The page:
On April 22, Beijing time, Microsoft President Brad Smith said in an interview that Chinese research institutes and companies will become the main competitors of ChatGPT. Microsoft is the largest investor in ChatGPT developer OpenAI.
Smith said in an interview in Tokyo, Japan, that with US tech giants such as Amazon and Google increasingly competing in the development of generative artificial intelligence (AI), China will not be far behind.
"We think there are three companies at the absolute top," says Mr Smith. "One is Open AI, which is working with Microsoft, the second is Google and the third is Beijing Zhiyuan Artificial Intelligence Research Institute [BAAI]."
He noted that the AI innovation race is "very competitive". "Who is ahead and who is behind may change at different times of the year, but one thing remains absolutely constant: the gap is almost always measured in months, not years." "Smith said.
Innovate to address concerns
Ifeng.com's AI Outpost learned that the generative AI technology behind ChatGPT can generate text and images with near-human savvy. The potential of AI technology in fields such as business, art, education and healthcare has generated excitement around the world, but also concerns that AI could replace humans by automating many jobs.
Other concerns include the potential for AI to spread misinformation, infringe copyright, compromise privacy and leak sensitive information.
Mr Smith argues that the answer to these concerns is not to stop innovating but to use and improve existing products. Like other technologies, AI can be a tool or a weapon, he said, citing cyber attacks as an example.
"We should definitely assume, even expect, that some countries will use AI to launch cyber attacks, even more powerful cyber attacks and cyber influence operations than we see today," he said. "What we are fundamentally finding is that technological innovation, if done well, can actually withstand strong attacks and lead to stronger defences. That is the real lesson of the war in Ukraine."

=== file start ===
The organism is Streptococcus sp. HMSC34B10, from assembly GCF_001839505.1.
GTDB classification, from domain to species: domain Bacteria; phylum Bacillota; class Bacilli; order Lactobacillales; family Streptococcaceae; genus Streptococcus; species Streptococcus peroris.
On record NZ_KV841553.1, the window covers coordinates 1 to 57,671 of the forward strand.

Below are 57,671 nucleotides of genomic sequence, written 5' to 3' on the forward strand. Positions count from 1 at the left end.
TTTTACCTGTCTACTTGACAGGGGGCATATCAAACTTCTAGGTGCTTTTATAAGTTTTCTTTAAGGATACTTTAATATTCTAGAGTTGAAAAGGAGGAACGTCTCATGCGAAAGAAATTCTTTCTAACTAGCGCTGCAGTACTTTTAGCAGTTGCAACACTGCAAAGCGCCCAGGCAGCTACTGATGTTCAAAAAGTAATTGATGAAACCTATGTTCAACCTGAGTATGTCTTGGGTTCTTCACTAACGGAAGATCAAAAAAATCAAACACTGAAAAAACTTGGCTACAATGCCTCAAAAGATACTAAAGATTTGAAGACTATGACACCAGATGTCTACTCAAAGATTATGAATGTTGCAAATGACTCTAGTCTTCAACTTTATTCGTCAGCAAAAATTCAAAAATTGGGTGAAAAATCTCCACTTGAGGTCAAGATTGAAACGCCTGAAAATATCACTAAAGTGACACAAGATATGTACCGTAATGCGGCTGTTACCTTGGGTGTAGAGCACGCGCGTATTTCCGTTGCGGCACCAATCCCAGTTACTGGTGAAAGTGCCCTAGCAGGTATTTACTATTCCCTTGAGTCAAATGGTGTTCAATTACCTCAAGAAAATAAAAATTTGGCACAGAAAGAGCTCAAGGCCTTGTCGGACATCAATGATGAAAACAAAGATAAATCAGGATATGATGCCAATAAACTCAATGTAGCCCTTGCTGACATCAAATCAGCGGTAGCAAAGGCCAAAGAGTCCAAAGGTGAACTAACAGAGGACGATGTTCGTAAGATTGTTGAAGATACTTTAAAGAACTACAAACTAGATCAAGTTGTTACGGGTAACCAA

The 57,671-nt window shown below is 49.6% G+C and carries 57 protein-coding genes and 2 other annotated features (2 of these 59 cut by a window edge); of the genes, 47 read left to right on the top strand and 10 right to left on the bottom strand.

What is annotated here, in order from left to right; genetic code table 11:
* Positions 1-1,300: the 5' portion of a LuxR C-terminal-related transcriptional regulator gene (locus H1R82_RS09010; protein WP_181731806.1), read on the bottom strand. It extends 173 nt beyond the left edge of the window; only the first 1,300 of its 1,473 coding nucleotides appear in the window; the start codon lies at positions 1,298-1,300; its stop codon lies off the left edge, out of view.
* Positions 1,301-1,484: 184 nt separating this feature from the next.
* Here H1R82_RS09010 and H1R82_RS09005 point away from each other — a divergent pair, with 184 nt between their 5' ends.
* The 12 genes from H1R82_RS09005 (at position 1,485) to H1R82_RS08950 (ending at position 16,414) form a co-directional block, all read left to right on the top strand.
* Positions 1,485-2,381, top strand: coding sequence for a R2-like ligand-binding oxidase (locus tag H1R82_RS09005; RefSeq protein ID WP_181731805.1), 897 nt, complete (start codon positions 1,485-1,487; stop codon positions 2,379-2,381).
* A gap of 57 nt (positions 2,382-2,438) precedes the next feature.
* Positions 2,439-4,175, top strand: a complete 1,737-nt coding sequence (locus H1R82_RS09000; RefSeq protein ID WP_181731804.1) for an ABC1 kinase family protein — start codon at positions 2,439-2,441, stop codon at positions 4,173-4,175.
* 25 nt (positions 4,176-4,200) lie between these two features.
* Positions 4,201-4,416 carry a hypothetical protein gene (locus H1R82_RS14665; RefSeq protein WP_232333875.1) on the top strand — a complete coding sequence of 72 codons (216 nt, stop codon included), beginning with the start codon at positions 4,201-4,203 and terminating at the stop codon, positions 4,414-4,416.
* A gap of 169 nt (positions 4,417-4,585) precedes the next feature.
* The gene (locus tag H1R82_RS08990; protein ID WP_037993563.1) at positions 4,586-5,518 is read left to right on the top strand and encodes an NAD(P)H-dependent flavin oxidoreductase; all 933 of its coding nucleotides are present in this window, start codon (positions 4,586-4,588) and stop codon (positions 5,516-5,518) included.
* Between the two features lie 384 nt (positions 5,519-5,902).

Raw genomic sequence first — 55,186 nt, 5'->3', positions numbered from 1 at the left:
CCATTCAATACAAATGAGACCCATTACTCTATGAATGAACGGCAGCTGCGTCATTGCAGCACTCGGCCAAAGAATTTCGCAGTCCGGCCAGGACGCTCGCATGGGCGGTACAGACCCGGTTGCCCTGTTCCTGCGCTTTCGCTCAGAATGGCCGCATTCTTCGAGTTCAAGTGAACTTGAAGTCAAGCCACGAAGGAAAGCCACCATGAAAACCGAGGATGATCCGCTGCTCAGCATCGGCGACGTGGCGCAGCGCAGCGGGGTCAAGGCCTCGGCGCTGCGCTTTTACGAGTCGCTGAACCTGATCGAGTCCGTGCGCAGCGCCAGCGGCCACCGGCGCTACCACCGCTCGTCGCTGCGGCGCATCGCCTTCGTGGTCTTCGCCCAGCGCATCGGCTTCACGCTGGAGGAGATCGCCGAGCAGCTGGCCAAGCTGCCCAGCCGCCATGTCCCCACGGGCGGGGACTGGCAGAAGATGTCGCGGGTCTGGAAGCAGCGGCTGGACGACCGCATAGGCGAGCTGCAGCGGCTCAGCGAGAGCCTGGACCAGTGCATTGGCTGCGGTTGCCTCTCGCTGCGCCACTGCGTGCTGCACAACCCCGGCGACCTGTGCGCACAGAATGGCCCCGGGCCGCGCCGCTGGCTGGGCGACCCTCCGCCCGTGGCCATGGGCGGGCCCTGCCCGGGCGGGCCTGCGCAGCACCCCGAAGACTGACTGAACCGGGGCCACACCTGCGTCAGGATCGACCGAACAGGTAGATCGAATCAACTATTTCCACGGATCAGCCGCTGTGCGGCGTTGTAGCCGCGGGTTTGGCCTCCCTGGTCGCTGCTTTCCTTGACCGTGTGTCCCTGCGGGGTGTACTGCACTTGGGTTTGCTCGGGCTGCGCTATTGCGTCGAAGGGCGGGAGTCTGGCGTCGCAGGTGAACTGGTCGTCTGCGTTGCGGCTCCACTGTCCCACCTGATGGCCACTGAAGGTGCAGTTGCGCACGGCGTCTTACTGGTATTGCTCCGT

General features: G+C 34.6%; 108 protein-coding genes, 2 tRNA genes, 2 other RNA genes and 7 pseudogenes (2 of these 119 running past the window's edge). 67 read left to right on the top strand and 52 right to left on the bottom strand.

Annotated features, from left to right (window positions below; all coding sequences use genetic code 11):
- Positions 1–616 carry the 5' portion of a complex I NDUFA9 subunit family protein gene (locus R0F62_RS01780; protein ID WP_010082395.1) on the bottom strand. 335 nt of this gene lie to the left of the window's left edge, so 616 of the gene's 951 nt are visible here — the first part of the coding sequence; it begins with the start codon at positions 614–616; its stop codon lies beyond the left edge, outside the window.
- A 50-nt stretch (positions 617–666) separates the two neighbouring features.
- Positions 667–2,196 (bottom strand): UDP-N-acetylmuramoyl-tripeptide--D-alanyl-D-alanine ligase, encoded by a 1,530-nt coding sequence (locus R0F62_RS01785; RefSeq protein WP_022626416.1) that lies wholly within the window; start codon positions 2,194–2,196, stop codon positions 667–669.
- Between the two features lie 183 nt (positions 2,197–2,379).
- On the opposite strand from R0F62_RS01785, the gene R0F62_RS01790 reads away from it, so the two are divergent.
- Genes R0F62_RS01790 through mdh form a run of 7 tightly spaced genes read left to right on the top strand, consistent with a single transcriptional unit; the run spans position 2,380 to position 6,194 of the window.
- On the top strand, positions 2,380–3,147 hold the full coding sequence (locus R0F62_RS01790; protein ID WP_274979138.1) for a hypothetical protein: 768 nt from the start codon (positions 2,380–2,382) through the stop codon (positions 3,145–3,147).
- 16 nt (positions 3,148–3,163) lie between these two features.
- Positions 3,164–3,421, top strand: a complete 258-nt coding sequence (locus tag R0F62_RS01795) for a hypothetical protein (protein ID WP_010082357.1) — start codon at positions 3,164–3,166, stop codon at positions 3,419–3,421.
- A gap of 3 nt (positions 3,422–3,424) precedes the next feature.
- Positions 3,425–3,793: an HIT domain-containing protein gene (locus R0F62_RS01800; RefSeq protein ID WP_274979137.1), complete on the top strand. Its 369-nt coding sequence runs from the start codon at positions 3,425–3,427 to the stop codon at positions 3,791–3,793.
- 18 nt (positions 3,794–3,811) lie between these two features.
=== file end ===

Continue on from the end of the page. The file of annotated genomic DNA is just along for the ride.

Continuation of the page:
He added, "We are already using AI to identify new attacks in real time and intercept them. We can move even faster than humans.... We are using AI to detect cyber influence operations and disinformation campaigns by foreign governments." However, he also noted the importance of human beings, calling for "combining the best minds with the most advanced technology."
Smith is currently visiting Japan. Japan is the host of this year's G7 summit, and Mr Kishida's government has said it will lead discussions on AI rules. Earlier this month, Kishida hosted OpenAI CEO Sam Altman for a visit to discuss ways to protect user privacy and security.
Coping with Labour shortages
In business, ChatGPT has been used in Japan. Three of the country's largest banks are using it to reduce workloads, such as responding to internal queries and reducing paperwork. Insurers such as Tokio Marine are developing an AI system based on the ChatGPT platform to write draft answers to inquiries from policyholders and insurance agents.
Smith said ChatGPT could solve one of Asia's biggest challenges: labor shortages. "The working-age population has to support more retirees, who depend on economic growth for those in work. We urgently need to find new sources of productivity growth, "Mr Smith said." There is no other way to grow GDP."
Technology suppliers in Asia will also benefit from the rise of generative AI and new applications, he said, as chips are "critical to this technology". "All these new technologies require more computing power. There is a huge opportunity for companies to continue to innovate and succeed." Smith said. Phoenix technology "AI outpost" will continue to pay attention to this.